events, of Map's numerous quotations to their sources, to point out many of his historical and literary blunders, and to identify many of the persons referred to. He has thus laid students under a debt of gratitude. His preface is very interesting. It contains a description of the manuscript, the details of which are con- tributed by Mr. R. L. Poole, a discussion of the previous ownership, and of the references to it by other writers. Here also the date of the work is discussed, and a short analysis is given, together with a somewhat more extended account of the Epistle of Valerius to Ruffinus against marriage (which is an earlier work of Map incorporated in the De Nugis) and of the mediaeval commentaries upon it. The references to the plan of the book do not seem quite consistent. On one page Dr. James says quite truly : " Nothing can be clearer than that there is no plan, and that the work was jotted down at various times, as the fancy struck the author." Three pages further on he says : " The plan, as I have said, is to seek." If we interpret this literally it means that the writer has not given up the hope that there is a discoverable plan. The fact is that the book is a desultory work of intermittent leisure or intermittent application. The items, doubtless written separately, have been shuffled and put together in a haphazard way, and no care taken to find any logical ground for the "distinctiones," to render the dates consistent, or to prevent repetitions or contradictions.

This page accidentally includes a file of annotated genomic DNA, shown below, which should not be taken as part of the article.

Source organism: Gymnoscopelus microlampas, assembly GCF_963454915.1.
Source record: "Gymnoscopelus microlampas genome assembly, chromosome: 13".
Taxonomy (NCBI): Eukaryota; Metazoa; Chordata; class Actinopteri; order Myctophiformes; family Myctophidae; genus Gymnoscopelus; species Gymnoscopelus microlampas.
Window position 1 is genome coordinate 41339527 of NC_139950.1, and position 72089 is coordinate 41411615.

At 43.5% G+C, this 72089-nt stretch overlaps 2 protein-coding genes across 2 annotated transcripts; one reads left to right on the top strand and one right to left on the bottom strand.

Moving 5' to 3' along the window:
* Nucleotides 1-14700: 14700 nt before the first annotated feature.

Dr. James' notes, valuable as they are, are very far short of what is needed for a full appreciation of the work. Indeed, he expressly says that he has "from the first renounced all efforts to compile a full commentary upon the text." Such a commentary would require the collaboration of more than one scholar. It should be preceded by a translation into English, which can now be undertaken with some confidence on the basis of Dr. James' text. No translation, of course, can reproduce Map's affected style, though perhaps a short specimen or two might be given where the antitheses, the assonance, and the alliteration are capable of being presented. The substance is of more importance for those to whom mediaeval history, tradition, and romance appeal; and they are an increasing number in these days. Cannot the Folk-Lore Society, or perchance the Cymmrodorion Society, be